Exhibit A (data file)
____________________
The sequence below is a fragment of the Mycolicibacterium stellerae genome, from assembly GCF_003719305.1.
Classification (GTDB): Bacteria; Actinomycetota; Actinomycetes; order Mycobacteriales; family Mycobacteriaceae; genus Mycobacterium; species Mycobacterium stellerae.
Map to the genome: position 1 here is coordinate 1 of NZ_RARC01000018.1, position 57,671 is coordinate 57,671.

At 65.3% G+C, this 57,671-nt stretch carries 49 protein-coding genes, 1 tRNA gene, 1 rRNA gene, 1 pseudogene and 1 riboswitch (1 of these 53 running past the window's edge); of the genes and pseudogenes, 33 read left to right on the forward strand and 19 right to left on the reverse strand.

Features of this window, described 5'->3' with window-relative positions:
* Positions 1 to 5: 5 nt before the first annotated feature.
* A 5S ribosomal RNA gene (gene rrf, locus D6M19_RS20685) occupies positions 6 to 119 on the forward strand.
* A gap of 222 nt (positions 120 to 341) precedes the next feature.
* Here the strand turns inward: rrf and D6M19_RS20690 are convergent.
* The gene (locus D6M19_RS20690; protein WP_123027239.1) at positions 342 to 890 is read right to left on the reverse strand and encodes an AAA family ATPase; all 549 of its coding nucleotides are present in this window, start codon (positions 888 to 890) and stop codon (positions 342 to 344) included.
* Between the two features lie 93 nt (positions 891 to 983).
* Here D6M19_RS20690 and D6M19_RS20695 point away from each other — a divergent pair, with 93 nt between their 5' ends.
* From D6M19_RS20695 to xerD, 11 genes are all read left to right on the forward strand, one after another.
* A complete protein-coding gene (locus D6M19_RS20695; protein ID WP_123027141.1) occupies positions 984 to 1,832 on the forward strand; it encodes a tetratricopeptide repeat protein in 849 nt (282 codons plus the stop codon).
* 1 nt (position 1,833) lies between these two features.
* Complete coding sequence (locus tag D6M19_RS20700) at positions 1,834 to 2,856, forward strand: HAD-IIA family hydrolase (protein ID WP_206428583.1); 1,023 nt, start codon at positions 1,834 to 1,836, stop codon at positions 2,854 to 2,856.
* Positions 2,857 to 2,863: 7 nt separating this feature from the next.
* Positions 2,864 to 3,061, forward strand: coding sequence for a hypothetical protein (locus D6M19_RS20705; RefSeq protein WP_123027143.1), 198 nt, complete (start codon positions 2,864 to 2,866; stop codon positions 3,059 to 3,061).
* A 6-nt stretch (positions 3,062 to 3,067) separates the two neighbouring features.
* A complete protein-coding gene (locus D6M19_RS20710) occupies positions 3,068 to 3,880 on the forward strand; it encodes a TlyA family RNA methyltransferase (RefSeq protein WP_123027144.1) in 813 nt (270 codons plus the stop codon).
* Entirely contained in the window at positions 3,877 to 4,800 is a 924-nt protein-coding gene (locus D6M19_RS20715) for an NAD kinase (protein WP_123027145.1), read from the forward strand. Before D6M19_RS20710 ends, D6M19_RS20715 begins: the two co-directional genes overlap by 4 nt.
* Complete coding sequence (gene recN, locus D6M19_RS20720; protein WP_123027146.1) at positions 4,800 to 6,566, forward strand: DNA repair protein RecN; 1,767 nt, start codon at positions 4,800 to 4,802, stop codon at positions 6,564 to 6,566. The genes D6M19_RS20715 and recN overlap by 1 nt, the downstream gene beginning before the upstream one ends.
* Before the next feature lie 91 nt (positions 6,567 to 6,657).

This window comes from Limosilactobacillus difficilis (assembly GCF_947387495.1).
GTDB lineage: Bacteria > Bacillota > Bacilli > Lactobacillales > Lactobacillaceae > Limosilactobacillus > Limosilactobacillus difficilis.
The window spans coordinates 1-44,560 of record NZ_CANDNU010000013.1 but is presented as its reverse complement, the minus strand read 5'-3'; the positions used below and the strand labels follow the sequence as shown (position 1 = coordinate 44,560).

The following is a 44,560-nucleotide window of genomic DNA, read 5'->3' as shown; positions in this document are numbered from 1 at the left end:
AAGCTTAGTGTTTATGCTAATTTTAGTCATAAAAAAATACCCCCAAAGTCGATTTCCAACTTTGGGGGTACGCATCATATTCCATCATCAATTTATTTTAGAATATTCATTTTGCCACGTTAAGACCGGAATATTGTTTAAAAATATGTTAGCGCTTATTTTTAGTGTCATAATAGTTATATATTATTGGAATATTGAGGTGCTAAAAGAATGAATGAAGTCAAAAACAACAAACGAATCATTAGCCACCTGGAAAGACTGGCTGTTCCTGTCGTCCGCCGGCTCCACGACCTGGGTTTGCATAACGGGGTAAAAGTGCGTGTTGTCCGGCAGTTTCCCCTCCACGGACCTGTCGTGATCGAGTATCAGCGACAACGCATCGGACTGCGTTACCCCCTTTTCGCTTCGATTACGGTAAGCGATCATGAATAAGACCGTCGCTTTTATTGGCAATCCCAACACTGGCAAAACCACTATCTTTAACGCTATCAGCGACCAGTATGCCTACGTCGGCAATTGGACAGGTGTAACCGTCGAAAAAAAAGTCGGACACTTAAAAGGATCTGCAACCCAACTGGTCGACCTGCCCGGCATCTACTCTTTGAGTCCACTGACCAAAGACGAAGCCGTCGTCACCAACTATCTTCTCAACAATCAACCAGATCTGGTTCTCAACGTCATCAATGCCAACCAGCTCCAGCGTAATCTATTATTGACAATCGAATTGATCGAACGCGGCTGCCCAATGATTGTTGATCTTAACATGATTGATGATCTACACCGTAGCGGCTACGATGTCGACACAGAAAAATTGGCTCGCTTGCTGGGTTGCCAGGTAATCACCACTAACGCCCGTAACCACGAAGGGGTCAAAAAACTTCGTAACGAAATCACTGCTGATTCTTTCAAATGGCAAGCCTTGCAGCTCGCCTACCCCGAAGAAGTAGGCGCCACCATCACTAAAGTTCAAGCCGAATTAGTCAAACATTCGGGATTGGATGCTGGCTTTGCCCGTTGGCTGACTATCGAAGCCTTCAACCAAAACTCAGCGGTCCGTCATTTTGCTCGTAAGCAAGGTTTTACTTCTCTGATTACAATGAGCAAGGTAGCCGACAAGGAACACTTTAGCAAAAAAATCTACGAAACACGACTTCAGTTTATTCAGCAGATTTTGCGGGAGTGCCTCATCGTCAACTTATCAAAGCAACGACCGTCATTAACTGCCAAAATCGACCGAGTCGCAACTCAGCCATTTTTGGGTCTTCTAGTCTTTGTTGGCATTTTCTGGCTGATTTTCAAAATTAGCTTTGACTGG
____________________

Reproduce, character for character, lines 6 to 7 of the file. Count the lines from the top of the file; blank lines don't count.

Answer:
* Positions 1 to 5: 5 nt before the first annotated feature.
* A 5S ribosomal RNA gene (gene rrf, locus D6M19_RS20685) occupies positions 6 to 119 on the forward strand.